Was the decision-making process fair? Were conflicts of interest overlooked? Did municipalities make decisions without studies that were recommended, but never completed? Were undemocratic deals made? Are there better options?
These are questions that might never get answered unless the people most affected have the courage to ask them.
When civic activism rises out of self-interest, it can drift in essentially two directions. If the siting of a project was fair, and there are no better options, and the opposition is based on nothing but a narrow self-interest, the movement will usually fail.
But if the neighbors’ initial hard questions are ignored, or not answered rationally and respectfully, if it turns out the process wasn’t fair or better options were not explored, then a “not-in-my-backyard” campaign can easily transform into a “not-in-anyone’s-backyard” community movement.
More often than not, it’s someone who’s been labelled a NIMBY that exposes flaws in the decision-making process, and makes the larger community aware of important issues that otherwise would have remained hidden.
Bullying and bullies have no place in a civil society.
Only the saints always act out of altruism. The rest of us usually vote in our self-interest. We select candidates who we believe will focus on the issues important to us.
When we’re passionate about something, we support it. We’re most likely to give to charities that help family members or people we know. We support museums because we like history or art, and parks because our kids play baseball.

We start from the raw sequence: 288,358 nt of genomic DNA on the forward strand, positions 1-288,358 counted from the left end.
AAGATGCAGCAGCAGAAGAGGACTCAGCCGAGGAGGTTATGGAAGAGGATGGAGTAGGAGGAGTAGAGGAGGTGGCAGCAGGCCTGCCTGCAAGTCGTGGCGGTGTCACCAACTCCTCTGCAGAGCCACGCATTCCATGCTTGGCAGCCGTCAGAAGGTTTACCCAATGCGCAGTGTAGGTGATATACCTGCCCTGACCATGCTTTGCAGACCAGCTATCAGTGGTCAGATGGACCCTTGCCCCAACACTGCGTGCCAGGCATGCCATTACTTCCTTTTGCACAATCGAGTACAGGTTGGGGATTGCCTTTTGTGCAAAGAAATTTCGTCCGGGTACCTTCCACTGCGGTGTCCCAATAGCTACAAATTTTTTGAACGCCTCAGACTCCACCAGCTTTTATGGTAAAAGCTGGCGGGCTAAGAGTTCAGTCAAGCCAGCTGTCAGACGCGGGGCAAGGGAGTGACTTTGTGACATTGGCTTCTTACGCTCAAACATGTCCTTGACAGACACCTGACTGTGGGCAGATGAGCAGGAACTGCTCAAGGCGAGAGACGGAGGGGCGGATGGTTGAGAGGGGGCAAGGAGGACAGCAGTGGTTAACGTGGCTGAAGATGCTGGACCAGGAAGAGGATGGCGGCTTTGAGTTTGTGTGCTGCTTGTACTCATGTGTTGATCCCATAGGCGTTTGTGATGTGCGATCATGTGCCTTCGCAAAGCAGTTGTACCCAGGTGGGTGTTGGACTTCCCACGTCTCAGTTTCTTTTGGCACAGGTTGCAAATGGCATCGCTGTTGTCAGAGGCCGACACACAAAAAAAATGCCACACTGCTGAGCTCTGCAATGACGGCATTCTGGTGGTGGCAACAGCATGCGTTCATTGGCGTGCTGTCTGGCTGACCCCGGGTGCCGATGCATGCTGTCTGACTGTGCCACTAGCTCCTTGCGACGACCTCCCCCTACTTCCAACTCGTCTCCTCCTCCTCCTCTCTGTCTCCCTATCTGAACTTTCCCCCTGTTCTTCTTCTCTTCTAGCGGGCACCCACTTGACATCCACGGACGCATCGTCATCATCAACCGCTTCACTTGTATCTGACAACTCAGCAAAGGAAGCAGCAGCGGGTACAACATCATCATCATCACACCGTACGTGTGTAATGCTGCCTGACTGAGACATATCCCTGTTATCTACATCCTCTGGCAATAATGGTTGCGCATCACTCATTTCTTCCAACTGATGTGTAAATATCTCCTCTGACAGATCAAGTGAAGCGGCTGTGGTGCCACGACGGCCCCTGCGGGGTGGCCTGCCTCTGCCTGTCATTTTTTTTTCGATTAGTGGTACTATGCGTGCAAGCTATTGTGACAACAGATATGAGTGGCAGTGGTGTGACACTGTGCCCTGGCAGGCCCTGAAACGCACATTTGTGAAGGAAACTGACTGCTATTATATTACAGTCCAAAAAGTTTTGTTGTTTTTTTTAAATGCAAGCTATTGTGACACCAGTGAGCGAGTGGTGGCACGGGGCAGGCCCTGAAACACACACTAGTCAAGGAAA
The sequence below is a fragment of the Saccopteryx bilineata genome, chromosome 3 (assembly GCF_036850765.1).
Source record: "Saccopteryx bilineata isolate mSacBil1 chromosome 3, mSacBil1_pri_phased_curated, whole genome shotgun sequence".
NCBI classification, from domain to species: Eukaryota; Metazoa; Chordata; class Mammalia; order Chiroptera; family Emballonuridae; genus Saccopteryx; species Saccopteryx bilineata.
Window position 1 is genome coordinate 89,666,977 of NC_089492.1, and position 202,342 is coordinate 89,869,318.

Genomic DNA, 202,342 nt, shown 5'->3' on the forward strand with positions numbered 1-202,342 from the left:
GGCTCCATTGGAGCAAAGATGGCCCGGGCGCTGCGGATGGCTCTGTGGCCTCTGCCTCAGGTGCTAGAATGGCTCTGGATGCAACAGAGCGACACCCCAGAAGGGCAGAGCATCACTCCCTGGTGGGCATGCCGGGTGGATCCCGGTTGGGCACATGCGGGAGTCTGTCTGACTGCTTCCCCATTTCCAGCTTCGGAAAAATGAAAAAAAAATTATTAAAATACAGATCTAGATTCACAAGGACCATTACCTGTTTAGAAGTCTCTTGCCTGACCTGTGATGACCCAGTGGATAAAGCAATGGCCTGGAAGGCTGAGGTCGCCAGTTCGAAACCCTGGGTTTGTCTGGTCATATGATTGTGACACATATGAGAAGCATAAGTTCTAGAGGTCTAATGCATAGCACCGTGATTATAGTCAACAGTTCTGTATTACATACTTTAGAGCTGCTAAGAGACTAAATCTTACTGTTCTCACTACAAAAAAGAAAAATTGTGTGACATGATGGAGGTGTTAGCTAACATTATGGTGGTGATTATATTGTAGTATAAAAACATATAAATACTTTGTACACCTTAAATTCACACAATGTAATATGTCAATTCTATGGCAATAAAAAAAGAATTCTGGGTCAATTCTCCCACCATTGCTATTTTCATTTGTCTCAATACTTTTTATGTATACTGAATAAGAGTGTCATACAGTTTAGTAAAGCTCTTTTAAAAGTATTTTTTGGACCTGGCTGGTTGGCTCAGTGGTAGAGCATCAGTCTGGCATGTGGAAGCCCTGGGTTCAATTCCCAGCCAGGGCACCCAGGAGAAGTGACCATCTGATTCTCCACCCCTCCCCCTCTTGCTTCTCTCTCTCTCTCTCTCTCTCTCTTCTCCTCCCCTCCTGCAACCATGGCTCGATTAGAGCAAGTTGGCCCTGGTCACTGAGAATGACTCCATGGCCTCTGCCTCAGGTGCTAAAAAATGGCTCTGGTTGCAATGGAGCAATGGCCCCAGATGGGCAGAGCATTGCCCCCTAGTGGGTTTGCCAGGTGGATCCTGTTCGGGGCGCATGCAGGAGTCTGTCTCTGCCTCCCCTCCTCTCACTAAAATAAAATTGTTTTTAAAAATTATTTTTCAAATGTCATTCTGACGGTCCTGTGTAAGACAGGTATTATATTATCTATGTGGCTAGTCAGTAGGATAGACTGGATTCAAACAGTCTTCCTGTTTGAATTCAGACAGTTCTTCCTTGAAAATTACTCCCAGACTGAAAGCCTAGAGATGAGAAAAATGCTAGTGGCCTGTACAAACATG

But there’s no good reason to deny people a democratic voice simply because they have a self-interest rooted in geography. Their motives are just as important as the developer who wants to make a profit, or the elected official who acts only to appease his or her voter base. Those are self-interests, too.
The Leap Manifesto offers a glimmer of hope that Canadians have gotten past using NIMBY name-calling to intimidate people. Supported by a wide variety of Canadians and elected officials, The Manifesto includes this sentence: “The new iron law of energy development must be: if you wouldn’t want it in your backyard, then it doesn’t belong in anyone’s backyard.”